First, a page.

RWJF Health & Society Scholar:
Sociology, Demography, Public Policy
Area(s) of Expertise:
Contextual Effects on Well-Being, Urban Policy, Neighborhoods & Housing, Poverty and Inequality, Family Instability & Complexity
Dr. Laura Tach is a sociologist who studies urban poverty and family life. Her mixed-methods research examines how neighborhoods and families reproduce inequality and how public policy affects these processes. She received her Ph.D. in Sociology and Social Policy at Harvard University. Prior to joining the Department of Policy Analysis and Management at Cornell University, Laura was a Robert Wood Johnson Foundation Postdoctoral Scholar at the University of Pennsylvania.
Current Research Activities:
Laura's current research examines how social policies affect urban poverty and family life. Her first area of research studies how neighborhood inequality has changed as a result of housing policies designed to deconcentrate poverty. With funding from the Department of Housing and Urban Development, the National Science Foundation, and the Robert Wood Johnson Foundation, she has conducted mixed-method studies of the dynamics of mixed-income neighborhoods in the United States. Papers emerging from this work investigate the spatial and temporal dynamics of neighborhood economic diversity, the social dynamics among residents when housing policies deconcentrate poverty, and the consequences of poverty deconcentration for neighborhood health environments and resident health behaviors.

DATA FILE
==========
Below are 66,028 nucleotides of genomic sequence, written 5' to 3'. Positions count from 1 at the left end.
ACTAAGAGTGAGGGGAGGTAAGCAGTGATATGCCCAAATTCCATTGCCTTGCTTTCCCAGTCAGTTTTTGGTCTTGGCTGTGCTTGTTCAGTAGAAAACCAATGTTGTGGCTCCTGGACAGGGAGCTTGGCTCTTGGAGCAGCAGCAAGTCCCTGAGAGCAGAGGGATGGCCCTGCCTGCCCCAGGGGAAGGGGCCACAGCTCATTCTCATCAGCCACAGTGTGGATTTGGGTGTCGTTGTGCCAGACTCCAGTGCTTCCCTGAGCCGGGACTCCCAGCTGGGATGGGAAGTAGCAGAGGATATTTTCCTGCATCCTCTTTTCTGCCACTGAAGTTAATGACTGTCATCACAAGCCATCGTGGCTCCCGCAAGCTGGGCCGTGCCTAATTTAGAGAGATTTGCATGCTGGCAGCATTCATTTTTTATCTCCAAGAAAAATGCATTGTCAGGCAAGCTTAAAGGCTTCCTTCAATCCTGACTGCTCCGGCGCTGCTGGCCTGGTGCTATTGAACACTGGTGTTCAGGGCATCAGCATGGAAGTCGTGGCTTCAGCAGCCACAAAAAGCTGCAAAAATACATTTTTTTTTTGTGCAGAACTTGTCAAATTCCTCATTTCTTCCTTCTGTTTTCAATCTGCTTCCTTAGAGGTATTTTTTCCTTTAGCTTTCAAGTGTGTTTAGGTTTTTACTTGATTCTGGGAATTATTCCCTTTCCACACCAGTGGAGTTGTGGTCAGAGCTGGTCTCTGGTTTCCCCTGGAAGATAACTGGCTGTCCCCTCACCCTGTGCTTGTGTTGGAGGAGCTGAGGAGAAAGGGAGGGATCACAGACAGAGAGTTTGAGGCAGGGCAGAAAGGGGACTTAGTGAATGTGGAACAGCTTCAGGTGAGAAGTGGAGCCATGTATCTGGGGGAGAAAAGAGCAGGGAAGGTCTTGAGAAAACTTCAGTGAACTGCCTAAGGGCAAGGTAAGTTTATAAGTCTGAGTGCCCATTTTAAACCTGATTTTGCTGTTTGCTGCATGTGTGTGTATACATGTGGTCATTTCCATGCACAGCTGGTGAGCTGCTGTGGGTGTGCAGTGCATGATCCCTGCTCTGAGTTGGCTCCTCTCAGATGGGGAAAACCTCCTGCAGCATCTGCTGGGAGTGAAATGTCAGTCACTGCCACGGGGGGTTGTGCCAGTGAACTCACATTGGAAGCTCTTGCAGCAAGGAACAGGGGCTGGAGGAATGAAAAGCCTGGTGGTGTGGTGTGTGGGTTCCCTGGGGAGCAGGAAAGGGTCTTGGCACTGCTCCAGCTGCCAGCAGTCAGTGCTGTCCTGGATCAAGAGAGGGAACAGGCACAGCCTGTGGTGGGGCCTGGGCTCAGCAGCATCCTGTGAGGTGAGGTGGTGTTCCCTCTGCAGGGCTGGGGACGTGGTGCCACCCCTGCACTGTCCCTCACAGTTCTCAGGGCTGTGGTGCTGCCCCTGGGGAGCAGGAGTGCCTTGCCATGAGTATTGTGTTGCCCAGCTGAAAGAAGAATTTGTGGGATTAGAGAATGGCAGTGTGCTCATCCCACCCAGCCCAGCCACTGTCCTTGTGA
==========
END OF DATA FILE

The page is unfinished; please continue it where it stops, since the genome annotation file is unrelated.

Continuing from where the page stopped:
Laura’s second area of research examines family structure and economic coping strategies among the urban poor. With funding from the National Institutes of Health, she has examined how family instability and complexity influence the well-being of unmarried parents, the dynamics of paternal involvement following nonmarital births, and how family instability affects household income volatility. She is also involved in a collaborative study funded by the Ford Foundation that examines the public and private strategies low-income families use to make ends meet in the post-welfare reform era, with a focus on the Earned Income Tax Credit (EITC).